Mark Mark Blonquist Jr.1, Ty Weaver1, Skiffington Smith1, Ryan Lindsley1 and Bruce Bugbee2, (1)Apogee Instruments, Inc., Logan, UT (2)Crop Physiology Laboratory, Utah State University, Logan, UT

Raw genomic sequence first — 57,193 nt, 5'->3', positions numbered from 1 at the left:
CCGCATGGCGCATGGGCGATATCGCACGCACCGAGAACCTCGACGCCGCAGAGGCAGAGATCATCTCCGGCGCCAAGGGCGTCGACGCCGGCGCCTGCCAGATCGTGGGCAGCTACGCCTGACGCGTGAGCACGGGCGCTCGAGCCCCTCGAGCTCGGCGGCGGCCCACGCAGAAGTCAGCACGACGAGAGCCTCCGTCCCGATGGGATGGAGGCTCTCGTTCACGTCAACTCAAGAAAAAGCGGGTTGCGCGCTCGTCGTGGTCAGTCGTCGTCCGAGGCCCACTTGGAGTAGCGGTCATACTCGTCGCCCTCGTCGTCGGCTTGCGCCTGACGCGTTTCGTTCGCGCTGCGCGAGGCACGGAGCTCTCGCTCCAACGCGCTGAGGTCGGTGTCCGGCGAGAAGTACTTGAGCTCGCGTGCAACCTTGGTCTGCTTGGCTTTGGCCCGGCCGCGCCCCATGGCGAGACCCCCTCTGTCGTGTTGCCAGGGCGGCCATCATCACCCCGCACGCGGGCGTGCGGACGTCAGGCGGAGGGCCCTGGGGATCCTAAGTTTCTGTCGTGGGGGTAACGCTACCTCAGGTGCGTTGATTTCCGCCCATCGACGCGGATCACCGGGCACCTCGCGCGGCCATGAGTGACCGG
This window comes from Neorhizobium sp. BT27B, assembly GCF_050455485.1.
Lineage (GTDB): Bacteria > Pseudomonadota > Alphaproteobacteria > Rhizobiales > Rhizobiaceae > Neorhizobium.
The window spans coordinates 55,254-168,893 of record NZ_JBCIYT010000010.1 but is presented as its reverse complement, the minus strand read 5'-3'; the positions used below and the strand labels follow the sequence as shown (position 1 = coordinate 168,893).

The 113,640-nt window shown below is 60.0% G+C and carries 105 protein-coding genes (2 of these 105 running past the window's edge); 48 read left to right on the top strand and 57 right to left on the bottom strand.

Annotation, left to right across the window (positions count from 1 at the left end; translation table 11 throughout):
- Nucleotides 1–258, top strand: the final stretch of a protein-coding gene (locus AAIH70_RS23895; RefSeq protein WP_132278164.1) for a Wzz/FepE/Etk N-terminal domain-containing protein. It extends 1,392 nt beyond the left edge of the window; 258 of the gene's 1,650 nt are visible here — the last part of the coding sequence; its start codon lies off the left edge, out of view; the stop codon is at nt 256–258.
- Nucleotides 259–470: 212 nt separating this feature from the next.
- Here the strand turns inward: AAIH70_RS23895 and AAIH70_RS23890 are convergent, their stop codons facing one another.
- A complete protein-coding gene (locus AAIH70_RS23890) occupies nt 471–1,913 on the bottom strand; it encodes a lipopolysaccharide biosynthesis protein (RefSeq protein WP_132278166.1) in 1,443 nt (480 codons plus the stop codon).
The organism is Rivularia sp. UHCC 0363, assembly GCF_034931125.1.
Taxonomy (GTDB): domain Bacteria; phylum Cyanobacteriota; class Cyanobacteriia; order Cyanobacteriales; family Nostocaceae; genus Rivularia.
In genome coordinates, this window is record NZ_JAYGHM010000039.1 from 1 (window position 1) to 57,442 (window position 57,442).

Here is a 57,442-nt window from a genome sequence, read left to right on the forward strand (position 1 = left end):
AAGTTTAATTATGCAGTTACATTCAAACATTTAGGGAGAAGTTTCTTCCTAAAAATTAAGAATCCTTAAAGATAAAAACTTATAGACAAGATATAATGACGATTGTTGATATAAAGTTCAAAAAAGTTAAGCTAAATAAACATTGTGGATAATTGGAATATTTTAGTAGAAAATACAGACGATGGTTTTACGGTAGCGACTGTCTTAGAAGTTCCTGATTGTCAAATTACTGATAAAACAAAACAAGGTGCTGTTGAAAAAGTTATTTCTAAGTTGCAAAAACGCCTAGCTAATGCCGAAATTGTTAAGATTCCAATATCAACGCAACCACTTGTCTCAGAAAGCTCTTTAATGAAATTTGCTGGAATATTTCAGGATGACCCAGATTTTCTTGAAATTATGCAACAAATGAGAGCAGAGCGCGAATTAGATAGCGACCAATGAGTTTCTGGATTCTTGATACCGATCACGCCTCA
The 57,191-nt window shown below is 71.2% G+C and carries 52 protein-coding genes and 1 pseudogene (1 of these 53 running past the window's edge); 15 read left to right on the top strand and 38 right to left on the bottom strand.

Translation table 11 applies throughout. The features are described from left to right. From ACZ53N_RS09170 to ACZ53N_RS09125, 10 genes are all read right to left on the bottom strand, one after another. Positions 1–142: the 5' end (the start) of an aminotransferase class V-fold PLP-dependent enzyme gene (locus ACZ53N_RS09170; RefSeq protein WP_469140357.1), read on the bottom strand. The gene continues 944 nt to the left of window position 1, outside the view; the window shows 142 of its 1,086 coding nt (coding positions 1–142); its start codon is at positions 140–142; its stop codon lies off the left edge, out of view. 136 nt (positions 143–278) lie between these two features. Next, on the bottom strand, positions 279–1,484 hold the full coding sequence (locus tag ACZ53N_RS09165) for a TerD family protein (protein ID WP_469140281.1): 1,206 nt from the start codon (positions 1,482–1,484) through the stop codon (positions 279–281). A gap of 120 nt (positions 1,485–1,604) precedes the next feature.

Remote sensing is a valuable tool for measuring plant canopy characteristics across multiple spatial and temporal scales. Measurement of hyperspectral reflectance from plant canopies at the field scale is rapidly becoming a means of characterizing plant responses to the environment. Canopy reflectance at specific wavelengths can be used to monitor spectral indices related to plant canopy characteristics such as leaf area index, chlorophyll content, light use efficiency, and water status. Field-scale reflectance measurements of plant canopies can be linked with satellite and aircraft remote sensing to establish and validate reflectance indicators of canopy characteristics. There is also considerable interest in linking field-scale reflectance measurements with water and carbon flux data in an effort to determine relationships between reflectance and fluxes at the scale of a flux tower footprint. Portable spectrometers are widely available, but are typically large and heavy, expensive, and often require manual operation or a dedicated computer for automated data collection. Continuous measurement of hyperspectral reflectance at the canopy-scale has thus been limited. Here we describe the design, operation, and performance of a small, low-cost field spectrometer designed to interface with dataloggers to provide continuous measurements of surface spectral reflectance. Reflectance measurements were made with the spectrometer over multiple canopies and conditions and compared favorably to measurements from a reference spectrometer.